Fort Independence (Massachusetts, United States) (search for this): chapter 11
dred and twenty-five dollars. Three hundred dollars' worth of poultry was also sent to the camp at Readville, and the same amount to Gallop's Island. Two hundred dollars' worth was sent to Fort Warren; one hundred dollars' worth was sent to Fort Independence; five hundred dollars' worth was sent to the United-States sailors at the Navy Yard at Charlestown; besides Thanksgiving supplies and money for the soldiers in barracks on Beach Street, and the Discharged Soldiers' Home on Springfield Streen, Elish and Joe, orderlies detailed at regimental headquarters. On our way, we stopped at the headquarters of the Eleventh Regulars, which had been ordered to New York. Here I met Lieutenant Bentzoni, who was for many months stationed at Fort Independence, and other regular officers whom I knew. We stopped here about an hour, and then passed on to Major-General Meade's headquarters, my intention being to pass the night with Colonel Rivers, of the Massachusetts Eleventh. Our route lay for m
Virginia (Virginia, United States) (search for this): chapter 11
yal States, and weaken the disloyal. On the 14th of July, Governor Andrew caused to be issued General Order No. 27, which appointed Major Joseph M. Day, of Barnstable, Provost-Marshal of the Commonwealth, with the rank of colonel, to whose supervision was committed the recruitment of men in the disloyal States. It also provided that there should be a recruiting agent for Massachusetts in the Department of North-eastern Virginia, whose headquarters should be at Washington; one for South-eastern Virginia, with headquarters at or near Fortress Monroe; one for North Carolina, headquarters at Newbern; one for South Carolina and Florida, headquarters at Hilton Head; one for Mississippi, Georgia, and Alabama, headquarters at Nashville, Tenn. These agents were to be styled assistant provost-marshals of Massachusetts; they were to have the sole charge of recruiting men in their several departments, and were to report the names of the recruits to Colonel Day. The same order designated Colon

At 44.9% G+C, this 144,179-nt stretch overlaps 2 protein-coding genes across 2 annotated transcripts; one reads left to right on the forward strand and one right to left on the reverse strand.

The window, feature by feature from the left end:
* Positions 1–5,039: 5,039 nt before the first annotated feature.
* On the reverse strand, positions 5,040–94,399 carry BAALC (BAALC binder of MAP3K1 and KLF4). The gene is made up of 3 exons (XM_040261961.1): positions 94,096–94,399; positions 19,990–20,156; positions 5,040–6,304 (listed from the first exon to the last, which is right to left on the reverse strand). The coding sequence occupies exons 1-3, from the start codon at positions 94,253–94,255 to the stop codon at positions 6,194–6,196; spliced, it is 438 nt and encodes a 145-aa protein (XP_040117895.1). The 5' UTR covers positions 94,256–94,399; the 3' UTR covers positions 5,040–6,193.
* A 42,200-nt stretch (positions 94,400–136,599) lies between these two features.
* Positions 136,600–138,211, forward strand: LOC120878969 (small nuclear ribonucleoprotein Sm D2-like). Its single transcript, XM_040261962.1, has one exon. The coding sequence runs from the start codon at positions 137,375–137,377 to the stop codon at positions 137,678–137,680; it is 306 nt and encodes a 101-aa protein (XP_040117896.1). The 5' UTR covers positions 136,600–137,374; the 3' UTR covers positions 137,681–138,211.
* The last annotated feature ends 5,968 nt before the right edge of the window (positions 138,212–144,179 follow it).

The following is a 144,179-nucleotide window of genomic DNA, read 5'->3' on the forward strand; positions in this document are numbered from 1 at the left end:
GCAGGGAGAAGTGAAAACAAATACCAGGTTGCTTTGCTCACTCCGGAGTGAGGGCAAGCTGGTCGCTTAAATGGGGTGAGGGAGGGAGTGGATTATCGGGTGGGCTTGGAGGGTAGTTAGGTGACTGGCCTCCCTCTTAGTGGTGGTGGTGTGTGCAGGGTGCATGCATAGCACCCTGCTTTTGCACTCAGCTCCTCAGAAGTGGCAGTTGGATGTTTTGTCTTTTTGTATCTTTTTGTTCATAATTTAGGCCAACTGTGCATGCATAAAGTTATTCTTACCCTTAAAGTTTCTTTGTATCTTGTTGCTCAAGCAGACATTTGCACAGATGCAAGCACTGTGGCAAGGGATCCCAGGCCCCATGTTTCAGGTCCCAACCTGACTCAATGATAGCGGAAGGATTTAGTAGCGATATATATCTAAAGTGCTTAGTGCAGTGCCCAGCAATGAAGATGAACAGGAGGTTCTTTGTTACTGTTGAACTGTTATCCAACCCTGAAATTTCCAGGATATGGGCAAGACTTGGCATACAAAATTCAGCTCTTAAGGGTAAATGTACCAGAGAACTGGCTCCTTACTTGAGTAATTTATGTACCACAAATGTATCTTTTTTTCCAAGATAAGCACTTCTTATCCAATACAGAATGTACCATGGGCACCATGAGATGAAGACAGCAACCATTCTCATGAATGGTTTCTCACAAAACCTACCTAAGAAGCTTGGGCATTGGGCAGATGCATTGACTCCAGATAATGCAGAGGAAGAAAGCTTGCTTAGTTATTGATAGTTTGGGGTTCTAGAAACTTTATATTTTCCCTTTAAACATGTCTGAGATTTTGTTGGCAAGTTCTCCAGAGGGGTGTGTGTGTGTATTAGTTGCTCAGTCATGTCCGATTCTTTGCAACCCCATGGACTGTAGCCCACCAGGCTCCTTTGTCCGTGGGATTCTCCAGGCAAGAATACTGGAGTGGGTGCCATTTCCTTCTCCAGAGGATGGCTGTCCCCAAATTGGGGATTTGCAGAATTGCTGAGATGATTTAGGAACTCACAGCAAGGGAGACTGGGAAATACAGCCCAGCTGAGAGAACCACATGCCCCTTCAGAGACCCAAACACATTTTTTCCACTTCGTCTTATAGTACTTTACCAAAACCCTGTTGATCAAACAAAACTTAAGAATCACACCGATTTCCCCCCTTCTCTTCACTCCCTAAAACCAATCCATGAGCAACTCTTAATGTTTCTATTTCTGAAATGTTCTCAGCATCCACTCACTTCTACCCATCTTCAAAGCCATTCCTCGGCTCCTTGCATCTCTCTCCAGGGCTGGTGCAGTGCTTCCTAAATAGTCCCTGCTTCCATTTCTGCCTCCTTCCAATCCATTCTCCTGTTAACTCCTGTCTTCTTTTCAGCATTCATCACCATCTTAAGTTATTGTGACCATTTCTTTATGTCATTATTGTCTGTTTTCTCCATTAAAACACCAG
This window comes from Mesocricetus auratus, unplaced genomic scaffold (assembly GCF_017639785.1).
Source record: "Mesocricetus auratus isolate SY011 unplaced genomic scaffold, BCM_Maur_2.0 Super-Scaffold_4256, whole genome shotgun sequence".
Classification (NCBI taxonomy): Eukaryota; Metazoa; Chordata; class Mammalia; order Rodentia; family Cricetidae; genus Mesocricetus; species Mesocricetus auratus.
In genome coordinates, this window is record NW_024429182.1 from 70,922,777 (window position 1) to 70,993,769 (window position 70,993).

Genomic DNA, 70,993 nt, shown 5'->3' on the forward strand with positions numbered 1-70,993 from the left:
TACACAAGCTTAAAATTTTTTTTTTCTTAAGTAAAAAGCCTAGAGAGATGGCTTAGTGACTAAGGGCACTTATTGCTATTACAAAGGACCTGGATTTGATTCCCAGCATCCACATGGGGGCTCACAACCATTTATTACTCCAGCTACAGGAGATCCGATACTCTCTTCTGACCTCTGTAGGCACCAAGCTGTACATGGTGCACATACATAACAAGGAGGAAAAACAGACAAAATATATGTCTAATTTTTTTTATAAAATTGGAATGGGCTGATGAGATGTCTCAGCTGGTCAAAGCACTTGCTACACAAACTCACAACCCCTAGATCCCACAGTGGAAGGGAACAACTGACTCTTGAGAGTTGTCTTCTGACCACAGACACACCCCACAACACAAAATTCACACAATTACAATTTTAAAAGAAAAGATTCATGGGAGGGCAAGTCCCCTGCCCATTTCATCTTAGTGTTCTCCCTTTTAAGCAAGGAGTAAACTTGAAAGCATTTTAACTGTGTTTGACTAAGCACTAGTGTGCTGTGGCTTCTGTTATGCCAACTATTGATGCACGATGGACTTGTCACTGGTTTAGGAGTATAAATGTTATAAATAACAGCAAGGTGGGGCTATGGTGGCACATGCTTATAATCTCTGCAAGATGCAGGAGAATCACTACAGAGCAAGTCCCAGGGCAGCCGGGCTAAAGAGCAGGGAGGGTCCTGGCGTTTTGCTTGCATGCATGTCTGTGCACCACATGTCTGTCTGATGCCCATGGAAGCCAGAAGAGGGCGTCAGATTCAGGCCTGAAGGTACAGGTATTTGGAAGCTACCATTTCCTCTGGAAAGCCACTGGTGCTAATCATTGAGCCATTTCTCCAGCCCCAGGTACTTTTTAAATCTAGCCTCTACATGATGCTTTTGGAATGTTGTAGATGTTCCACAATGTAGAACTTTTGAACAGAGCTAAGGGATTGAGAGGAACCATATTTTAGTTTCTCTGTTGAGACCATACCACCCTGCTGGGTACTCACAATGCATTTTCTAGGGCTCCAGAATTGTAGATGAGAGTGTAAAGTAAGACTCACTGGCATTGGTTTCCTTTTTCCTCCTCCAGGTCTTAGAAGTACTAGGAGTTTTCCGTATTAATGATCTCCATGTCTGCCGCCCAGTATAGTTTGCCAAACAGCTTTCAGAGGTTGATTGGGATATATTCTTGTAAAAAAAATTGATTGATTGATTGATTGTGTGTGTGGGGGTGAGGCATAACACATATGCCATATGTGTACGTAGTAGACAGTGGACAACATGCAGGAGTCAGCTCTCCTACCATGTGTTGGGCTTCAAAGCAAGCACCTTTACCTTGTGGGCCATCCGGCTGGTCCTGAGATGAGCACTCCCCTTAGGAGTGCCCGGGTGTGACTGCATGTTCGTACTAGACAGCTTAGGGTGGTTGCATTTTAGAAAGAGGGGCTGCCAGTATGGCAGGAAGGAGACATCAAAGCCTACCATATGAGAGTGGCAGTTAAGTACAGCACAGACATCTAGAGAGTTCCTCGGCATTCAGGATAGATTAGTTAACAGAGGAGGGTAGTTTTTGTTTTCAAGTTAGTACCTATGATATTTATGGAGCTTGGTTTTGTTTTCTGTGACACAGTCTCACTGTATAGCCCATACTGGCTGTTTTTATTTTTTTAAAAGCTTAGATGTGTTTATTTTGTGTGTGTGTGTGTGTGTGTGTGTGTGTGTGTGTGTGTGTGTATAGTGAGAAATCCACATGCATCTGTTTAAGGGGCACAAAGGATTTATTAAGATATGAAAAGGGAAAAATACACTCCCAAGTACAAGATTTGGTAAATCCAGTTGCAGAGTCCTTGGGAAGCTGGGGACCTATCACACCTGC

Annapolis (Maryland, United States) (search for this): chapter 11
ners to the sick and wounded soldiers in hospitals in and near New York, and at his agency; to Colonel Robert R. Corson, Massachusetts State agent at Philadelphia, for the five hundred sick and wounded Massachusetts soldiers in the hospitals in that city, three hundred dollars; to William Robinson, Massachusetts agent at Baltimore, for the one hundred and forty sick and wounded Massachusetts soldiers in hospitals in that city, one hundred dollars; to United-States Surgeon Vanderkift, at Annapolis, Md., for the one hundred and fifty sick and wounded Massachusetts soldiers at that place, one hundred dollars; and to Surgeon Hagar, at Point Lookout, Md., for the same purpose, one hundred and twenty-five dollars. Three hundred dollars' worth of poultry was also sent to the camp at Readville, and the same amount to Gallop's Island. Two hundred dollars' worth was sent to Fort Warren; one hundred dollars' worth was sent to Fort Independence; five hundred dollars' worth was sent to the United-
1 2 3 4 5 6 7 8 9 ...